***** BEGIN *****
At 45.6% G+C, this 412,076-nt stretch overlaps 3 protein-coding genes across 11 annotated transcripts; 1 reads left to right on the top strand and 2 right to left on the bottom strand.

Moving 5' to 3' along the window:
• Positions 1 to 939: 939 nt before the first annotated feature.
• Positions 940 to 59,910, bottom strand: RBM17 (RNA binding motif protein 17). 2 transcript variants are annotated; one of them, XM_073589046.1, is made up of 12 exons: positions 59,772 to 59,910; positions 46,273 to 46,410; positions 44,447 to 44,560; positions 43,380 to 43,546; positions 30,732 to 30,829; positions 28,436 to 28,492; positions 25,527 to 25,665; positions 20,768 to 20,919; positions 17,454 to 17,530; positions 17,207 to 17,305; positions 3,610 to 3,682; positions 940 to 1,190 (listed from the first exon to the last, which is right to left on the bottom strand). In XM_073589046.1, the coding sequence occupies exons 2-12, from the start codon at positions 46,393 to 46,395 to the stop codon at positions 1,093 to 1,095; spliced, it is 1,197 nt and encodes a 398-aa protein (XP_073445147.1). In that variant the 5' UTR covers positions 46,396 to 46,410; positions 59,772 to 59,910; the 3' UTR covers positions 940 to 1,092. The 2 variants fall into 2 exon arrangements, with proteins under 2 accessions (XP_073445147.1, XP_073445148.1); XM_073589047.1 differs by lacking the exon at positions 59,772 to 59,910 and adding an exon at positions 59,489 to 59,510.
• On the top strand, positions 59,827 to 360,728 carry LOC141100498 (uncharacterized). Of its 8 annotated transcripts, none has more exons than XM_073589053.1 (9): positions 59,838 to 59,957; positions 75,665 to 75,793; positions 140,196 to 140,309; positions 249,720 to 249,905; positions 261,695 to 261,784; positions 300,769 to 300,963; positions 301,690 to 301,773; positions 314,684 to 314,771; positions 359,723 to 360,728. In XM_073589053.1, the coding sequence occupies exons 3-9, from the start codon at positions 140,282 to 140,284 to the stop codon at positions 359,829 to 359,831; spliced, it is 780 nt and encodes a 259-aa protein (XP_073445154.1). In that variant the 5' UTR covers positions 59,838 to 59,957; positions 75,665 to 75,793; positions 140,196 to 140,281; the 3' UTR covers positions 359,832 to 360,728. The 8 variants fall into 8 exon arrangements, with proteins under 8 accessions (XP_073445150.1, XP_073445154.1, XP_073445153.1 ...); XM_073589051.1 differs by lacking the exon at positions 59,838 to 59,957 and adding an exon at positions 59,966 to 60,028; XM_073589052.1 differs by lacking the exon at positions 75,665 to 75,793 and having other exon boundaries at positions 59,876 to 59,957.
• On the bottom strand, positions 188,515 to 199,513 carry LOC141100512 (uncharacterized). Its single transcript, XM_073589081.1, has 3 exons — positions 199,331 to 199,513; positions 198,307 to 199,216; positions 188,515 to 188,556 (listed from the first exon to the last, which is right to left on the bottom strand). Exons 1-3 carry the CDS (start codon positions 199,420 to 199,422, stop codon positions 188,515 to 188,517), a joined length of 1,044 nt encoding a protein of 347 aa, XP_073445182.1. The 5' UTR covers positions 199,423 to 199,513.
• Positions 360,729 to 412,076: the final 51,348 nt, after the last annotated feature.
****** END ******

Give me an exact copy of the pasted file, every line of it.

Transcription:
At 45.6% G+C, this 412,076-nt stretch overlaps 3 protein-coding genes across 11 annotated transcripts; 1 reads left to right on the top strand and 2 right to left on the bottom strand.

Moving 5' to 3' along the window:
• Positions 1 to 939: 939 nt before the first annotated feature.
• Positions 940 to 59,910, bottom strand: RBM17 (RNA binding motif protein 17). 2 transcript variants are annotated; one of them, XM_073589046.1, is made up of 12 exons: positions 59,772 to 59,910; positions 46,273 to 46,410; positions 44,447 to 44,560; positions 43,380 to 43,546; positions 30,732 to 30,829; positions 28,436 to 28,492; positions 25,527 to 25,665; positions 20,768 to 20,919; positions 17,454 to 17,530; positions 17,207 to 17,305; positions 3,610 to 3,682; positions 940 to 1,190 (listed from the first exon to the last, which is right to left on the bottom strand). In XM_073589046.1, the coding sequence occupies exons 2-12, from the start codon at positions 46,393 to 46,395 to the stop codon at positions 1,093 to 1,095; spliced, it is 1,197 nt and encodes a 398-aa protein (XP_073445147.1). In that variant the 5' UTR covers positions 46,396 to 46,410; positions 59,772 to 59,910; the 3' UTR covers positions 940 to 1,092. The 2 variants fall into 2 exon arrangements, with proteins under 2 accessions (XP_073445147.1, XP_073445148.1); XM_073589047.1 differs by lacking the exon at positions 59,772 to 59,910 and adding an exon at positions 59,489 to 59,510.
• On the top strand, positions 59,827 to 360,728 carry LOC141100498 (uncharacterized). Of its 8 annotated transcripts, none has more exons than XM_073589053.1 (9): positions 59,838 to 59,957; positions 75,665 to 75,793; positions 140,196 to 140,309; positions 249,720 to 249,905; positions 261,695 to 261,784; positions 300,769 to 300,963; positions 301,690 to 301,773; positions 314,684 to 314,771; positions 359,723 to 360,728. In XM_073589053.1, the coding sequence occupies exons 3-9, from the start codon at positions 140,282 to 140,284 to the stop codon at positions 359,829 to 359,831; spliced, it is 780 nt and encodes a 259-aa protein (XP_073445154.1). In that variant the 5' UTR covers positions 59,838 to 59,957; positions 75,665 to 75,793; positions 140,196 to 140,281; the 3' UTR covers positions 359,832 to 360,728. The 8 variants fall into 8 exon arrangements, with proteins under 8 accessions (XP_073445150.1, XP_073445154.1, XP_073445153.1 ...); XM_073589051.1 differs by lacking the exon at positions 59,838 to 59,957 and adding an exon at positions 59,966 to 60,028; XM_073589052.1 differs by lacking the exon at positions 75,665 to 75,793 and having other exon boundaries at positions 59,876 to 59,957.
• On the bottom strand, positions 188,515 to 199,513 carry LOC141100512 (uncharacterized). Its single transcript, XM_073589081.1, has 3 exons — positions 199,331 to 199,513; positions 198,307 to 199,216; positions 188,515 to 188,556 (listed from the first exon to the last, which is right to left on the bottom strand). Exons 1-3 carry the CDS (start codon positions 199,420 to 199,422, stop codon positions 188,515 to 188,517), a joined length of 1,044 nt encoding a protein of 347 aa, XP_073445182.1. The 5' UTR covers positions 199,423 to 199,513.
• Positions 360,729 to 412,076: the final 51,348 nt, after the last annotated feature.